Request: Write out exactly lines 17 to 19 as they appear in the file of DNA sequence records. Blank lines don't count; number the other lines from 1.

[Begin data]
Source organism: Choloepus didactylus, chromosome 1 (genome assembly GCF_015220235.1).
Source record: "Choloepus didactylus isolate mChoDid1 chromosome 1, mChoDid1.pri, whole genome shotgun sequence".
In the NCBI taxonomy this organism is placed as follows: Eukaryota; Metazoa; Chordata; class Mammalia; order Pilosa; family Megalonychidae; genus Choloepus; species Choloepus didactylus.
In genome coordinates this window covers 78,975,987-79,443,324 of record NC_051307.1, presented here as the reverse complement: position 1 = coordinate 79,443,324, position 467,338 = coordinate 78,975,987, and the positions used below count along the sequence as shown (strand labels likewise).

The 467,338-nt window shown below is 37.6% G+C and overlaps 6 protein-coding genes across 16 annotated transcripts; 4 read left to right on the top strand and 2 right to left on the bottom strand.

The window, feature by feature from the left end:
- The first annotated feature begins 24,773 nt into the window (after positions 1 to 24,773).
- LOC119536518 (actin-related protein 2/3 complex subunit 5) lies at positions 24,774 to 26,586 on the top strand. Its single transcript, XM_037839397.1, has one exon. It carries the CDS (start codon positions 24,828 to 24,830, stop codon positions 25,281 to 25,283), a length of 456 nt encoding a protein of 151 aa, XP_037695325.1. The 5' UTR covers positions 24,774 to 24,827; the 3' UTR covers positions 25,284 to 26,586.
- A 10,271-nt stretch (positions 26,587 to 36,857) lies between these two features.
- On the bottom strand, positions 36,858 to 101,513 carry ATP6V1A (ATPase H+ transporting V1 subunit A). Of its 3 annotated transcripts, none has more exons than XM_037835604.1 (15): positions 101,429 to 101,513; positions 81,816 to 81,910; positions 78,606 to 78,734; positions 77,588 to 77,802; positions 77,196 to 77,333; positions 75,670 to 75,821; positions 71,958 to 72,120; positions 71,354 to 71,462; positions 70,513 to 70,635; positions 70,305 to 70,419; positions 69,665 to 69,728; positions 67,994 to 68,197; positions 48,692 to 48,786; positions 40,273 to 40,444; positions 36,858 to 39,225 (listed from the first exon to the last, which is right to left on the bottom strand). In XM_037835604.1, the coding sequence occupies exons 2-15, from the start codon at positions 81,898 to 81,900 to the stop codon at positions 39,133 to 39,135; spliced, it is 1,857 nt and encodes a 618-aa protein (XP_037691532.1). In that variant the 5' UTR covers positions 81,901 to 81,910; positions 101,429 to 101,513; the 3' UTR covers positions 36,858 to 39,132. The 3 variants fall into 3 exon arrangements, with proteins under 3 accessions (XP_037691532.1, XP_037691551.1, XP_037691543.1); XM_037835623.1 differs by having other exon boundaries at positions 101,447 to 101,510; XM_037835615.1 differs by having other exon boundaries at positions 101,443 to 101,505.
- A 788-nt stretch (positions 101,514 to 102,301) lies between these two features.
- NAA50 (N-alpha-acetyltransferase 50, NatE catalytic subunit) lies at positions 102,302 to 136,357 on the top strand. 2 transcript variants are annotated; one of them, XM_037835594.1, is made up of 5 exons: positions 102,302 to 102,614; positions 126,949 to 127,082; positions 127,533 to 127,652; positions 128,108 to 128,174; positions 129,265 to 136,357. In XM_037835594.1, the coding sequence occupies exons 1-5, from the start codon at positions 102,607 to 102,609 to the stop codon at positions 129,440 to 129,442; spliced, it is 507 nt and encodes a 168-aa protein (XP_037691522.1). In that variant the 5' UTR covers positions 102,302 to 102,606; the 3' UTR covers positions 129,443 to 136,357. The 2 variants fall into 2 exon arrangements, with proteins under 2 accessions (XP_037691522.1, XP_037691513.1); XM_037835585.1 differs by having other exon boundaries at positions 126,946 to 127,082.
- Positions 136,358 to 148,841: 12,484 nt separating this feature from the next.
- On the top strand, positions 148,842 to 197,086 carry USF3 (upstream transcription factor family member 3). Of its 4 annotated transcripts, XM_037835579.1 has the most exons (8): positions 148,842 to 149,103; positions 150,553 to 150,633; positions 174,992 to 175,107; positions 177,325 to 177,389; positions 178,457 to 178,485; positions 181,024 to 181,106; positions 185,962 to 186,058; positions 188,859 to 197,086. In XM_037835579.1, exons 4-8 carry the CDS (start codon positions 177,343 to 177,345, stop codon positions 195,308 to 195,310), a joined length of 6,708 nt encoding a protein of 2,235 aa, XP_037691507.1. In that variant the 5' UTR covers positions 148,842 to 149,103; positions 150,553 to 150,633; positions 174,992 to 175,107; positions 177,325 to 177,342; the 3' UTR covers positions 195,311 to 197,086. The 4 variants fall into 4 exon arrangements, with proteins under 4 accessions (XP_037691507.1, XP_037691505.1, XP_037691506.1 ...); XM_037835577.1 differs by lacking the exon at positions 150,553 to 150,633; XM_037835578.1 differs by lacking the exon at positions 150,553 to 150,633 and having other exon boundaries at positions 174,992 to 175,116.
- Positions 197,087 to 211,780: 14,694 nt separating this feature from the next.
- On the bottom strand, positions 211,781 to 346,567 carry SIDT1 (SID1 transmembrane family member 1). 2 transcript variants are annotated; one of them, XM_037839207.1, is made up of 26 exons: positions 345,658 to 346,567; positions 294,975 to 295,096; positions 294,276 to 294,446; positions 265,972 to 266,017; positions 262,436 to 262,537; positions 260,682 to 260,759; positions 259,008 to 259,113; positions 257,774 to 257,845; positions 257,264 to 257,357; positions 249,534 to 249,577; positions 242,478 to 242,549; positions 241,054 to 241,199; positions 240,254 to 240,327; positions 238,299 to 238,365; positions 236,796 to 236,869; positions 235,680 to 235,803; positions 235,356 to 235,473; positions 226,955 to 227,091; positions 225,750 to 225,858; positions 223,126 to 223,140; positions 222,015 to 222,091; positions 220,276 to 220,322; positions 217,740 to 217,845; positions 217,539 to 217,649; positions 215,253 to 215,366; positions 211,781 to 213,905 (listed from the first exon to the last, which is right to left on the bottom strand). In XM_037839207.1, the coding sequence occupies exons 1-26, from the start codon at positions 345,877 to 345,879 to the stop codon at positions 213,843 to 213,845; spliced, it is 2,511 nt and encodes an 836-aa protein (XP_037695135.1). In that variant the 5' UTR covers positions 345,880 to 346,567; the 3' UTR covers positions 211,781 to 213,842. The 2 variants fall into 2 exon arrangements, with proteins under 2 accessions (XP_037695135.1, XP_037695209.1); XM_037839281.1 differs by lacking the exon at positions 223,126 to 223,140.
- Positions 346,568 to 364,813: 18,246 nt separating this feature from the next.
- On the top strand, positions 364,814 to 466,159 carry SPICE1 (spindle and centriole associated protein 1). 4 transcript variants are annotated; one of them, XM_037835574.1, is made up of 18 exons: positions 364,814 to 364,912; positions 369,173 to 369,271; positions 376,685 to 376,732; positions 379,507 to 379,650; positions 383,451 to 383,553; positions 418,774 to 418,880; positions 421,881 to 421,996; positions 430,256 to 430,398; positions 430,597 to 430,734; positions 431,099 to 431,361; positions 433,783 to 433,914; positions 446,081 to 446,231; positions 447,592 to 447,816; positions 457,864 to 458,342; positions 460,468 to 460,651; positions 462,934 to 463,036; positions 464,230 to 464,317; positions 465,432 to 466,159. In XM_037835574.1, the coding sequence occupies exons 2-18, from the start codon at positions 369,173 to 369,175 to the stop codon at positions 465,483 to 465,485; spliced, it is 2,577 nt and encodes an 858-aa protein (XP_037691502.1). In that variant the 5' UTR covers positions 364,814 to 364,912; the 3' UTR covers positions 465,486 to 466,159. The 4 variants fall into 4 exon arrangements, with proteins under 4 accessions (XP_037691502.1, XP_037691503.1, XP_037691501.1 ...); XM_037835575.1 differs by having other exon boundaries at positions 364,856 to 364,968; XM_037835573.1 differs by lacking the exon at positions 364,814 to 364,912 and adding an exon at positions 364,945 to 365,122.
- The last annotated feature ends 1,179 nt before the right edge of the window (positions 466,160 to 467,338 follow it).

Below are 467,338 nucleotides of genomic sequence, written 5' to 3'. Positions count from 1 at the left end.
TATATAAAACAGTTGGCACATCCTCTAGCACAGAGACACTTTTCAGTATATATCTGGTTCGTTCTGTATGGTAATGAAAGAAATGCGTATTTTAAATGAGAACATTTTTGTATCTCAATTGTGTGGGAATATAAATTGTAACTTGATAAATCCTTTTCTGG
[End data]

- Positions 346,568 to 364,813: 18,246 nt separating this feature from the next.
- On the top strand, positions 364,814 to 466,159 carry SPICE1 (spindle and centriole associated protein 1). 4 transcript variants are annotated; one of them, XM_037835574.1, is made up of 18 exons: positions 364,814 to 364,912; positions 369,173 to 369,271; positions 376,685 to 376,732; positions 379,507 to 379,650; positions 383,451 to 383,553; positions 418,774 to 418,880; positions 421,881 to 421,996; positions 430,256 to 430,398; positions 430,597 to 430,734; positions 431,099 to 431,361; positions 433,783 to 433,914; positions 446,081 to 446,231; positions 447,592 to 447,816; positions 457,864 to 458,342; positions 460,468 to 460,651; positions 462,934 to 463,036; positions 464,230 to 464,317; positions 465,432 to 466,159. In XM_037835574.1, the coding sequence occupies exons 2-18, from the start codon at positions 369,173 to 369,175 to the stop codon at positions 465,483 to 465,485; spliced, it is 2,577 nt and encodes an 858-aa protein (XP_037691502.1). In that variant the 5' UTR covers positions 364,814 to 364,912; the 3' UTR covers positions 465,486 to 466,159. The 4 variants fall into 4 exon arrangements, with proteins under 4 accessions (XP_037691502.1, XP_037691503.1, XP_037691501.1 ...); XM_037835575.1 differs by having other exon boundaries at positions 364,856 to 364,968; XM_037835573.1 differs by lacking the exon at positions 364,814 to 364,912 and adding an exon at positions 364,945 to 365,122.
- The last annotated feature ends 1,179 nt before the right edge of the window (positions 466,160 to 467,338 follow it).